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Some Covid Links

J.D. Tuccilli concludes that “freedom looks all-too insecure in the post-COVID-19 world.” (DBx: I wish that I could honestly say that I disagree with Mr. Tuccilli’s conclusion, but I cannot. I believe that he’s correct.)

Those of you who trust governments to act with some semblance of rationality and reasonableness during pandemics should check out this report from the once-free country of Australia. In that down-under penal colony of the covidocracy, government “leaders” apparently believe that cash handouts are an acceptable substitute for actual, real economic activity.

Haley Strack reveals the appalling hypocrisy and authoritarianism of Washington Post columnist, and CNN regular, Leana Wen.

Martin Kulldorff is heroic…. as is, too, Sunetra Gupta.

The straw man is not eager to leave Great Britain. And see this item from Sherelle Jacobs. Two slices:

Far from being fully liberated on “Freedom Day” next week, Britons will merely be out on parole.

In the end, it only took a week of rising cases and scientific outrage over the “dangerous” and “premature” lifting of restrictions for the Prime Minister to wobble. Days after senior ministers were unapologetically vowing to ditch their masks, Mr Johnson has clarified that citizens will still be “expected” to wear face coverings in crowded areas. With public transport and many shops likely to continue to consider masks mandatory, the state’s shift in position now seems purely theoretical – from legal enforcer to moral endorser of Covid rules. Nor is the Government encouraging a mass return to the office. Instead, we are told it should be “gradual”. There are plans, too, to encourage some form of immunity certification, even for entry to pubs and restaurants.


The PM has also set the tone for a tightening of restrictions in winter, should the situation deteriorate. The easing of lockdown is no longer “irreversible”. As Covid reaches endemic equilibrium, hospitalisations could well rise to hundreds a week (as is often the case with seasonal influenza). Meanwhile, the waiting list for urgent non-Covid care could rocket to 13 million. In such a situation, the NHS would be stuck in a trap. Its doctors will clamour for lockdowns to keep Covid admissions down. But further stay-at-home orders would risk worsening the backlog, as even more non-Covid patients put off seeking urgent help.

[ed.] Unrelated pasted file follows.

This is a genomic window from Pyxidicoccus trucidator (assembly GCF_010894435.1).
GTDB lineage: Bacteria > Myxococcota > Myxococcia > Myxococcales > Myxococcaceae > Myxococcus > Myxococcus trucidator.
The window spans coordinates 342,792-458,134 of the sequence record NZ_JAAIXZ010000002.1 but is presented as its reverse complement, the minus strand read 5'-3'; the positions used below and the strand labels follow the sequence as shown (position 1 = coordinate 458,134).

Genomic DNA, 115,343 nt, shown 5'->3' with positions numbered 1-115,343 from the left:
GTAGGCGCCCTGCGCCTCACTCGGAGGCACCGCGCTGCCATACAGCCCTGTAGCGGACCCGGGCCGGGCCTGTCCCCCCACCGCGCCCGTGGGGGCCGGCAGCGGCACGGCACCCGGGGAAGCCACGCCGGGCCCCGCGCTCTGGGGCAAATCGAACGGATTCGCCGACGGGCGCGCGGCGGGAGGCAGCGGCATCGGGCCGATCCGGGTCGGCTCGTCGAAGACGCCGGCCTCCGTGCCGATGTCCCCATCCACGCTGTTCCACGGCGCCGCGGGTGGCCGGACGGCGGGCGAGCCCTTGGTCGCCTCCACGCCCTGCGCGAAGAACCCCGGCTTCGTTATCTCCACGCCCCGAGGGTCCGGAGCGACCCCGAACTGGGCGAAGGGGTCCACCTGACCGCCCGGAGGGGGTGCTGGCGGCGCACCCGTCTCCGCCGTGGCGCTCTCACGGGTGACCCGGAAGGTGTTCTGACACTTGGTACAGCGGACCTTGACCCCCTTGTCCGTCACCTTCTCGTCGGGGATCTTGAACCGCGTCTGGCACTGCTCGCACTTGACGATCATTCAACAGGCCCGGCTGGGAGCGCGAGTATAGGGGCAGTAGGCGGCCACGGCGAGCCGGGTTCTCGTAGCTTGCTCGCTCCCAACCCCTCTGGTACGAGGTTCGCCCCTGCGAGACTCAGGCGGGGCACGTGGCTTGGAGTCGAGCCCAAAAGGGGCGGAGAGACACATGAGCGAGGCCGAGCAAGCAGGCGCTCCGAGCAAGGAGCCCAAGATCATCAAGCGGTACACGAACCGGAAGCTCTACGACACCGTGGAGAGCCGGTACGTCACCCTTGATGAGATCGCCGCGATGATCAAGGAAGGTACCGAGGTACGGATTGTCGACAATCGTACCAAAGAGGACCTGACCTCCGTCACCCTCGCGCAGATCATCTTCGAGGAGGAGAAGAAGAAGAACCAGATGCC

TANSTAFPFC (There Ain’t No Such Thing As Free Protection From Covid.)

Ramesh Thakur rightly decries governments’ infatuation with “glamorous models.” A slice:

As is by now well known but studiously ignored by our politicians and most media, Florida has been pretty much open since May 2020 and Texas since March this year. Neither has become the predicted death chamber that ‘public health experts’ warned. The return of normality also means that their citizens are once again rebuilding natural immunity against life’s regular infections compared to the steadily growing immunocompromised cohorts in the lockdown states. The Guardian reports that New Zealand is already paying the price of an ‘immunity debt’ with paediatric wards flooded by babies with a potentially deadly respiratory virus. This is the same argument as the dry tinder effect with bushfires. Because Covid lockdowns suppress the circulation of bacterial and viral infections, babies have failed to develop natural immunity to other viruses. As public health professor Michael Baker explains, ‘we’ve accumulated a whole lot of susceptible children that have missed out on exposure – so now they’re seeing it for the first time’.

Thus the cult of safetyism through lockdowns increases our exposure to future epidemics.